Foods may develop a variety of browncolors, from yellowbrown
to red-brown to black-brown, during handling, processing,
and storage. These colors are desirable in certain
foods (e.g., coffee, beer, bread, maple syrup). In other
foods, such as most dehydrated fruits and vegetables, dried
eggs, and canned or dried milk, browning is detrimental.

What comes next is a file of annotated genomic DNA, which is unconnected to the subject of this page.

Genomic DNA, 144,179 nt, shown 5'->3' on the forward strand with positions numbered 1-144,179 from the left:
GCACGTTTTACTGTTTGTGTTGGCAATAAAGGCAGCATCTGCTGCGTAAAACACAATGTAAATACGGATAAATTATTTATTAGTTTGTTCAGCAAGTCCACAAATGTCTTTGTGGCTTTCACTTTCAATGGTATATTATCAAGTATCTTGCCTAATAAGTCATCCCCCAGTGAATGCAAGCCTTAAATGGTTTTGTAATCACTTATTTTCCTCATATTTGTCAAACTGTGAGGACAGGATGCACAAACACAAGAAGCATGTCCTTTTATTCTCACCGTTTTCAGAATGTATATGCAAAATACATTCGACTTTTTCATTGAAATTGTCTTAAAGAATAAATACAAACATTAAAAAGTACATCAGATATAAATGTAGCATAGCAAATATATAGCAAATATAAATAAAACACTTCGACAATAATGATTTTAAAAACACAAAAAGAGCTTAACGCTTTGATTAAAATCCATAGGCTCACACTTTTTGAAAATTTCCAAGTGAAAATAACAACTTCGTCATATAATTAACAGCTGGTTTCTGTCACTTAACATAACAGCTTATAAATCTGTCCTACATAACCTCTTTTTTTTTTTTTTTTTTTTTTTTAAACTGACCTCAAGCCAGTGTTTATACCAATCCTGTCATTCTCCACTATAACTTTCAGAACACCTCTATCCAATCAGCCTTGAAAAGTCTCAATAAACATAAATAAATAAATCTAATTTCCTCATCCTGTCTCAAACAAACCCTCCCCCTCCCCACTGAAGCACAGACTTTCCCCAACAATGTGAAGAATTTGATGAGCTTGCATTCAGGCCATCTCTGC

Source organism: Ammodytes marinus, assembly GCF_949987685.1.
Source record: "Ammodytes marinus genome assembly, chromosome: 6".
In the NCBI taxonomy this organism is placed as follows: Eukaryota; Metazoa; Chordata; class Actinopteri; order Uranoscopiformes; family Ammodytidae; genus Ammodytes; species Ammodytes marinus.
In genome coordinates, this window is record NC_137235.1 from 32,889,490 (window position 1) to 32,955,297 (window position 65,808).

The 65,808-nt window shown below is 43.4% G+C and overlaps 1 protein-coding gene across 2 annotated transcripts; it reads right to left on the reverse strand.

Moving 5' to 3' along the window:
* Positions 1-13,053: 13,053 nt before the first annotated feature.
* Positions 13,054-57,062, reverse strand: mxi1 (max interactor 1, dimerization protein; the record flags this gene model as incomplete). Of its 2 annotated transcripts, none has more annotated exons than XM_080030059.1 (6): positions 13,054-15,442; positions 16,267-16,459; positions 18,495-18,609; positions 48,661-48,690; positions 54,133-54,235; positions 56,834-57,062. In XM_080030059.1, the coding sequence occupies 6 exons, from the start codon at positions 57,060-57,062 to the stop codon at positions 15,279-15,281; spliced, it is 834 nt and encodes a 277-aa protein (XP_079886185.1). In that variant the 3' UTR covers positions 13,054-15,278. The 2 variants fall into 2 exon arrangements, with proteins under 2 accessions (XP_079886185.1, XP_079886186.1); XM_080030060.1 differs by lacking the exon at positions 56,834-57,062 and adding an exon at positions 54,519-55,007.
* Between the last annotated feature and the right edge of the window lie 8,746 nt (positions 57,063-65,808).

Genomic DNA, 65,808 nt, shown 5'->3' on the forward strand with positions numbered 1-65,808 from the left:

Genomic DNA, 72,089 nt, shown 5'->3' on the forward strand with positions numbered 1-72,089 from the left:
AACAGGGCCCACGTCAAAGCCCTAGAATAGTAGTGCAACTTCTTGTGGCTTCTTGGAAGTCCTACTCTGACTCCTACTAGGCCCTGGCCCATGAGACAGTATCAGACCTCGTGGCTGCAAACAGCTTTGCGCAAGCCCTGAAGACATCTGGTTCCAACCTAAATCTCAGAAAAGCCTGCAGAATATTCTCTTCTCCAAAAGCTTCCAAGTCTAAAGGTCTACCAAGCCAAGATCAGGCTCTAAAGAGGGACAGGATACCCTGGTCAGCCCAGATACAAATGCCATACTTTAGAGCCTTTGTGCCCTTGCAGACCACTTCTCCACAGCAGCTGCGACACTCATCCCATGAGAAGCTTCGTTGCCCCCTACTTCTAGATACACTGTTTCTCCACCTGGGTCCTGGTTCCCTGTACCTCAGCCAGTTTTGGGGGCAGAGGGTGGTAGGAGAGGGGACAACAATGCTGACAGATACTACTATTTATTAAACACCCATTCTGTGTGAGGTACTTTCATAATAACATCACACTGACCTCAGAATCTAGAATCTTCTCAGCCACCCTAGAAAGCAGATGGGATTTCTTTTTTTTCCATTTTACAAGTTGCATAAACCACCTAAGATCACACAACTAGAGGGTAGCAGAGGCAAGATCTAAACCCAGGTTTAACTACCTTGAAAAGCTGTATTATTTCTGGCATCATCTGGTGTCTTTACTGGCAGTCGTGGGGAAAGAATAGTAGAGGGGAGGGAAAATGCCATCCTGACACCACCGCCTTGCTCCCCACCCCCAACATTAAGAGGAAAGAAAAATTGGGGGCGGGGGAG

Even when desirable, browning should not be excessive,
as in potato chips, french fries, and apple juice. Numerous
reactions lead to browning in foods. Some of these may
also generate flavors and/or alter the nutritional properties
of foods. Conventionally, browning is discussed as
enzymatic and nonenzymatic browning.